In terms of clockspeeds, the HBM2 has been downclocked slightly to 1.7GHz, while the 1455MHz boost clock actually matches the 300W SXM2 variant of the Tesla V100, though that accelerator is passively cooled. Notably, the number of tensor cores have not been touched, though the official 110 DL TFLOPS rating is lower than the 1370MHz PCIe Tesla V100, as it would appear that NVIDIA is using a clockspeed lower than their boost clock in these calculations.
For the card itself, it features a vapor chamber cooler with copper heatsink and 16 power phases, all for the 250W TDP that has become standard with the single GPU Titan models. Output-wise, the Titan V brings 3 DisplayPorts and 1 HDMI connector. And as for card-to-card communication, PCB itself appears to have NVLink connections on the top, but these look to have been intentionally blocked by the shroud to prevent their use and are presumably disabled.
As mentioned earlier, NVIDIA is unsurprisingly pushing this as a compute accelerator card, especially considering that Titan V features tensor cores and keeps the TITAN branding as opposed to GeForce TITAN. But there are those of us who know better than to assume people won’t drop $3000 to use the latest Titan card for gaming, and while gaming is not the primary (or even secondary) focus of the card, you also won't see NVIDIA denying it. In that sense the Titan V is going to be treated as a jack-of-all-trades card by the company.
To that end, no gaming performance information has been disclosed, but NVIDIA has confirmed that the card uses the standard GeForce driver stack. And on that note, yesterday NVIDIA released 388.59 bringing official Titan V support. Now, how much those drivers have actually been optimized for the GV100 is another matter entirely; Volta is a new architecture, markedly so at times. Speaklng solely off the cuff here, for graphics workloads the card has more resources than the Titan Xp in almost every meaningful metric, but it's also a smaller difference on paper than you might think.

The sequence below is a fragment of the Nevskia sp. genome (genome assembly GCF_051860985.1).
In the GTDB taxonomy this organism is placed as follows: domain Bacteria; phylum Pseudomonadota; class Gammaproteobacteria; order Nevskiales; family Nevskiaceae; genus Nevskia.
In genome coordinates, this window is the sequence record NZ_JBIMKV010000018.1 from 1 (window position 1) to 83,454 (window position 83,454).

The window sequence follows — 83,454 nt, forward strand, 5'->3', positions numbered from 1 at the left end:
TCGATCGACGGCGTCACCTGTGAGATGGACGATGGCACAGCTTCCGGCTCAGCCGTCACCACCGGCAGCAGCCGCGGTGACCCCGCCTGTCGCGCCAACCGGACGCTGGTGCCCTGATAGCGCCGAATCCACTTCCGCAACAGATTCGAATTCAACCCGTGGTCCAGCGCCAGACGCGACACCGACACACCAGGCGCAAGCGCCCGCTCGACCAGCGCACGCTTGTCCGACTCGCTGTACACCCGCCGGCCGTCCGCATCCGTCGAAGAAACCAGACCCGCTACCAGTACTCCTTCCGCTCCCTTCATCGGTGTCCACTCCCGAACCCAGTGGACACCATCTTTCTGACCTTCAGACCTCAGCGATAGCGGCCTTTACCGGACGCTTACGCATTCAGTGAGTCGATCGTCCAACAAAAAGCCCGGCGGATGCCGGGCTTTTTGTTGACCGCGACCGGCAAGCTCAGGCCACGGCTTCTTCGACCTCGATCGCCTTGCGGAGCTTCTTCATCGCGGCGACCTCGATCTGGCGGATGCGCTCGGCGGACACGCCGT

As for NVIDIA's intended market of compute and AI users, the Titan V will be supported by NVIDIA GPU Cloud, which includes TensorRT, a number of deep learning frameworks, and HPC-related tools.
If the golden shroud didn’t already suggest so, the Titan V is also carving out a new eye-watering price point, dropping in at $2999 and on sale now at the NVIDIA store. NVIDIA has, to date, been selling Tesla V100 products as fast as they can produce them, so I'm not going to be surprised if the Titan V sees a similar fate. The $3000 price tag is quite high, even by Titan standards, but with the rare Tesla V100 PCIe card going for around $10,000, the Titan V is markedly cheaper. In fact in some respects I'm surprised NVIDIA is selling a GV100 card for so little; these are GV100 salvage parts that don't make the cut for Tesla - so the alternative would be throwing them away - but it just goes to show how confident NVIDIA is that it won't undermine the Tesla family.
At any rate, for NVIDIA professional users who have been looking to dip their toes into Volta but didn't want a full-fledged Tesla card, the Titan V is clearly going to be a popular card. Over the last two years NVIDIA's AI efforts have been firing on all cylinders, and by bringing a GV100 card down to just $3000, expect to see them crack open the market that much further. I dare say the idea of the "prosumer" Titan has died with this card, but for the rapidly growing professional compute market, this looks to be exactly the kind of card that a lot of developers have been waiting for.
Article Credits: Anandtech.com